urging their bodies upon the pavement?

There is a true name for them,
a proper term, but what is it?

2

All day I was admonished
to admire the beauty of this single peony

but only now, in late starlight,
do I crush its petals to my face.

Elemental silk dimmed to ash,
reddening already to the brushstroke of dawn,

its fragrance is a tendril
connecting my mind to the rain,

a root, a tap, a tether.
Casting about, lachrymose, branches

of the trees at first light
flush with upthrust flowers

like white candles in blackened sconces.
Such is the form of the duty,

but which is its officer,
the world or the senses?

The many languages of birds now,
refusing to reconcile,

and clouds streaming out of the darkness
like ants to the day's bound blossom.
...

Today is a trumpet to set the hounds baying.
The past is a fox the hunters are flaying.
Nothing unspoken goes without saying.
Love's a casino where lovers risk playing.
The future's a marker our hearts are prepaying.

The future's a promise there's no guaranteeing.
Today is a fire the field mice are fleeing.
Love is a marriage of feeling and being.
The past is a mirror for wishful sightseeing.
Nothing goes missing without absenteeing.

Nothing gets cloven except by dividing.
The future is chosen by atoms colliding.
The past's an elision forever eliding.
Today is a fog bank in which I am hiding.
Love is a burn forever debriding.

Love's an ascent forever plateauing.
Nothing is granted except by bestowing.
Today is an anthem the cuckoos are crowing.
The future's a convolute river onflowing.
The past is a lawn the neighbor is mowing.

The past is an answer not worth pursuing,
Nothing gets done except by the doing.
The future's a climax forever ensuing.
Love is only won by wooing.
Today is a truce between reaping and rueing.
...

I suppose we did not want for love.
They were considerate parents, if a bit aloof,

or more than a bit. He was a colossus
of enthusiasms, none of them us,

while she kissed our heads and mended socks
with a wistful, faraway look.

She might have been a little, well, daft.
And he—Allons, my little ones, he'd laugh,

then leave without us.
And those "friends" of his!

Anyway, he's gone off to "discover
himself" in San Francisco, or wherever,

while she's retired to the condo in Boca.
We worry, but she says she likes it in Florida;

she seems, almost, happy. I suppose they were
less caregivers than enablers,

they taught by example, reading for hours
in the draughty house and now the house is ours,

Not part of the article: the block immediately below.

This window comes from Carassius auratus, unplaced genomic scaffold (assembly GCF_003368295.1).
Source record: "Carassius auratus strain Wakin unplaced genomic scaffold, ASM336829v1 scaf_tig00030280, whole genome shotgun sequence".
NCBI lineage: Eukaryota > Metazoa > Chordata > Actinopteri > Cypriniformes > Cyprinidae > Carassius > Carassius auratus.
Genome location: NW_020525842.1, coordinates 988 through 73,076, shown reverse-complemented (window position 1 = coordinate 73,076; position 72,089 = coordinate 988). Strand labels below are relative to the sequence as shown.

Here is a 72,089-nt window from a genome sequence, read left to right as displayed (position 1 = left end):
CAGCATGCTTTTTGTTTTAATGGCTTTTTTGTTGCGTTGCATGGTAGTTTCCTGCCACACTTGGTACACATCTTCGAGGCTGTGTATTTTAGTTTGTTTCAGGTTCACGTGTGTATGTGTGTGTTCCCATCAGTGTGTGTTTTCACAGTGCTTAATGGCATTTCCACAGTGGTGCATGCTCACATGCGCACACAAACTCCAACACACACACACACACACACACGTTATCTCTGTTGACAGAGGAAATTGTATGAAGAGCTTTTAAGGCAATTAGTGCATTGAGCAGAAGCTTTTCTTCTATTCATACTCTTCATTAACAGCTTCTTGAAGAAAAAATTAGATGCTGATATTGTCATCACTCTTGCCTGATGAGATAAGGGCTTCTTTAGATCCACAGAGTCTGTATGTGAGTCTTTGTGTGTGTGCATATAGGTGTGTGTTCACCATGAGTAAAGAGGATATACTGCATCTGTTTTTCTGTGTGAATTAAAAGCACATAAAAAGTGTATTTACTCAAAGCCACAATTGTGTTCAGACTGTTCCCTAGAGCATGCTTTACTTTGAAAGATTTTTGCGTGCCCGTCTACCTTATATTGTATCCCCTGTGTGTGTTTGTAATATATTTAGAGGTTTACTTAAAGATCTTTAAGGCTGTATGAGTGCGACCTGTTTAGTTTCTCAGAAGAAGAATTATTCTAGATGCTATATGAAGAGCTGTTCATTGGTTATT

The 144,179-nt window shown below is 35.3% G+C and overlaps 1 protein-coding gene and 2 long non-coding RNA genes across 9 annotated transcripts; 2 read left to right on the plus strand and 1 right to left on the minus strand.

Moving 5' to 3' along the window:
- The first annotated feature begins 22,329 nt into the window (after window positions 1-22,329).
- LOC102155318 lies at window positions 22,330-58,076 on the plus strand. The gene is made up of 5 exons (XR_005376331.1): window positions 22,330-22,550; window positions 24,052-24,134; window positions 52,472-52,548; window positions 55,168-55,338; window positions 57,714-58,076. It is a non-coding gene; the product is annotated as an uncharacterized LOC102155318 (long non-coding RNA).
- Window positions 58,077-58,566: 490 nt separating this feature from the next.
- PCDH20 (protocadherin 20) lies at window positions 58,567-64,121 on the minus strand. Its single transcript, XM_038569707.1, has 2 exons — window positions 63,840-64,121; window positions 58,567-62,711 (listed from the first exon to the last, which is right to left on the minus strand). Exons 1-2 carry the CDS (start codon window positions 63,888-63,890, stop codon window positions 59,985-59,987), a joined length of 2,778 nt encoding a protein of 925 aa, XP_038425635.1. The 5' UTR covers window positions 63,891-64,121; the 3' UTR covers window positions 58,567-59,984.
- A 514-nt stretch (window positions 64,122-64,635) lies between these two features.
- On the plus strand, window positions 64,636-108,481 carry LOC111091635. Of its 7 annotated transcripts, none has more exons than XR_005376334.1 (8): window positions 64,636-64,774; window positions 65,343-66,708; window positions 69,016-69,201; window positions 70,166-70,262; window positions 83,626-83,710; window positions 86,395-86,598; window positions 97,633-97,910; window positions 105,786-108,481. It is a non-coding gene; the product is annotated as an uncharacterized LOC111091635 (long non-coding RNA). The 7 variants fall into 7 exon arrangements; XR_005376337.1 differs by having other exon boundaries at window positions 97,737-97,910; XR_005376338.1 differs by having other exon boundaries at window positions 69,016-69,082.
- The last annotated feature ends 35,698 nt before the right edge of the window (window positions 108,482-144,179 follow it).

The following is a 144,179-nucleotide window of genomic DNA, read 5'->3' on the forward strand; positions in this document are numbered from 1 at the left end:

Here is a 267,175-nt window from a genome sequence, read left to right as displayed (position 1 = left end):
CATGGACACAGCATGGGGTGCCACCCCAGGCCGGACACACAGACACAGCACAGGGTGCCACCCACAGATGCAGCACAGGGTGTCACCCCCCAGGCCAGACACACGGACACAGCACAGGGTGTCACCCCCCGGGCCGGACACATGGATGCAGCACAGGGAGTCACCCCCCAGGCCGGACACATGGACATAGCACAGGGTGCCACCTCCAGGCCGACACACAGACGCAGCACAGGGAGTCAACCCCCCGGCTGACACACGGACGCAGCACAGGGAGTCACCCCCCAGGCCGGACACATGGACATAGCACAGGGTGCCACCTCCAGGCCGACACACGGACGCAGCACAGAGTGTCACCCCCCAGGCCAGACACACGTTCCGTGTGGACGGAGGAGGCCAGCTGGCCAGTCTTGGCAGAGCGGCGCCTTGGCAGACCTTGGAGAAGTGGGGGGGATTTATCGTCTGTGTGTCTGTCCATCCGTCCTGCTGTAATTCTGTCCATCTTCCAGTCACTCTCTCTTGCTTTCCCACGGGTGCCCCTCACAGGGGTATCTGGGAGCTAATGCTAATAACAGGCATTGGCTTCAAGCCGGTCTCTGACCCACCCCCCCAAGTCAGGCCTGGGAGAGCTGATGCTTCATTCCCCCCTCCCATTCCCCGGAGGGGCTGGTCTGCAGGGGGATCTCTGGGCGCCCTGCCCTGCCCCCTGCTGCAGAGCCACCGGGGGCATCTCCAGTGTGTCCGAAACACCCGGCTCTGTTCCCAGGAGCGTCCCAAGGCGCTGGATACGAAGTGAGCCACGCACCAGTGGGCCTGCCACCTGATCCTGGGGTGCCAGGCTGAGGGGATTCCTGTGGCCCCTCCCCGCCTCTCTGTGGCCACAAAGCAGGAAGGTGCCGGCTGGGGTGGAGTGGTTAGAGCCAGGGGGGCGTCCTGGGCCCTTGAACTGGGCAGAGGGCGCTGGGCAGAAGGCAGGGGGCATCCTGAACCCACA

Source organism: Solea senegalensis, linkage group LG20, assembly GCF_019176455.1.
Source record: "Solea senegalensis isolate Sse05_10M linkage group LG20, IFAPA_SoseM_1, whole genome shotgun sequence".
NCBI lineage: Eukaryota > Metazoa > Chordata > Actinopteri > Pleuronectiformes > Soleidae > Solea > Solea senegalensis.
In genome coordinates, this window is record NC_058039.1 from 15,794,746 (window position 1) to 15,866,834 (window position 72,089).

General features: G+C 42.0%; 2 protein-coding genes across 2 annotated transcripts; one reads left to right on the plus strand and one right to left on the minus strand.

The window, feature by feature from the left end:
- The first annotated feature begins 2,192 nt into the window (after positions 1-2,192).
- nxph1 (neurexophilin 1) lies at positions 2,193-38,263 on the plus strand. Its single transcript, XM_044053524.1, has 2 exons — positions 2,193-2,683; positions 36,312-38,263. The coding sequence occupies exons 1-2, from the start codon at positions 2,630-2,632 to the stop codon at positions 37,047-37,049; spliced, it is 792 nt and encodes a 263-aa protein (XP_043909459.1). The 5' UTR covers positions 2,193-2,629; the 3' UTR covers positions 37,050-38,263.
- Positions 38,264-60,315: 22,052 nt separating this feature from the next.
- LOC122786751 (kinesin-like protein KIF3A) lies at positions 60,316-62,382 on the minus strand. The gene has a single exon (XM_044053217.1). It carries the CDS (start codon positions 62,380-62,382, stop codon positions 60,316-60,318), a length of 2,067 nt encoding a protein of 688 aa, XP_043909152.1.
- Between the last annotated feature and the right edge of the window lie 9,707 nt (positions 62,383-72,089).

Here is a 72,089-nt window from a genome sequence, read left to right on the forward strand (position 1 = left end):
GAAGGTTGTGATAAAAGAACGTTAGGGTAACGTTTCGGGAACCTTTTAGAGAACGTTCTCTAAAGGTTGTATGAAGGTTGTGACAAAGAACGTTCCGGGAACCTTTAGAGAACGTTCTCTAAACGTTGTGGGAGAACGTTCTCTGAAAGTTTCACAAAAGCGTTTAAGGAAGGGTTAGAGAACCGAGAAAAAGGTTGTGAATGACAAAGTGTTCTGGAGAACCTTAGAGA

with its drawers full of junk and odd
lines of verse and stairs that ascend to God

knows where, belfries and gymnasia,
the chapel, the workshop, aviaries, atria—

we can never hope to fill it all.
Our voices are too small

for its silences, too weak to spawn an echo.
Sometimes, even now, when the night-wind blows

into the chimney flue
I start from my bed, calling out—"Hello,

Mom and Dad, is that you?"
...

Campbell McGrath Biography

Cambell McGrath is a notable modern American poet. He is the author of nine full-length collections of poetry, including his most recent, Seven Notebooks (Ecco Press, 2008), Shannon: A Poem of the Lewis and Clark Expedition (Ecco Press, 2009), and In the Kingdom of the Sea Monkeys (Ecco Press, forthcoming, 2012). Life McGrath was born in Chicago, Illinois, and grew up in Washington, D.C., where he attended Sidwell Friends School; among his classmates was the poet Elizabeth Alexander. He received his B.A. from the University of Chicago in 1984 and his MFA from Columbia University's creative writing program in 1988, where he was classmates with Rick Moody. He currently lives in Miami Beach, Florida, and teaches creative writing at Florida International University, where his students have included Richard Blanco, Susan Briante, Jay Snodgrass and Emma Trelles. He is married to Elizabeth Lichtenstein, whom he met while he was an undergraduate; they have two sons. Music In the early 1980s, while a student at the University of Chicago, he was a member of the punk band Men From The Manly Planet. Awards McGrath has been recognized by some of the most prestigious American poetry awards, including the Kingsley Tufts Poetry Award (for The Bob Hope Poem in Spring Comes to Chicago, his third book of poems), a Pushcart Prize, the Academy of American Poets Prize, a Ploughshares Cohen Award, a Guggenheim Fellowship, a Witter Bynner Fellowship from the Library of Congress, and a MacArthur Foundation "Genius Award." In 2011 he was named a Fellow of United States Artists. Works While primarily known as a poet, McGrath has also written a play, "The Autobiography of Edvard Munch" (produced by Concrete Gothic Theater, Chicago, 1983); a libretto for Orlando Garcia's experimental video opera "Transcending Time" (premiered at the New Music Biennalle, Zagreb, Croatia, 2009); collaborated with the video artist John Stuart on the video/poetry piece "14 Views of Miami" (premiered at The Wolfsonian, Miami, 2008); and translated the Aristophanes play The Wasps for the Penn Greek Drama Series.)

The Best Poem Of Campbell McGrath

Hemingway Dines On Boiled Shrimp And Beer

I'm the original two-hearted brawler.
I gnaw the scrawny heads from prawns,
pummel those mute, translucent crustaceans,
wingless hummingbirds, salt-water spawned.
As the Catalonians do, I eat the eyes at once.
My brawny palms flatten their mainstays.
I pop the shells with my thumbs, then crunch.

Just watch me as I swagger and sprawl,
spice-mad and sated, then dabble in lager
before I go strolling for stronger waters
down to Sloppy Joe's.My stride as I stagger
shivers the islands, my fingers troll a thousand keys.
My appetite shakes the rock of the nation.
The force of my fiction makes the mighty Gulf Stream.

Campbell McGrath Comments

Barry Bloomberg 10 January 2013

Campbell, you have a keen, deep sense of the world; I love your imagery and interwoven flow of wit, irony, and delight in your subjects. Timeless stuff. Do you have more?

4 10 Reply
Barry Bloomberg 10 January 2013

Campbell, you have a keen, deep sense of the world; I love your imagery and interwoven flow of wit, irony, and delight in your subjects. Timeless stuff. Do you have more?

3 5 Reply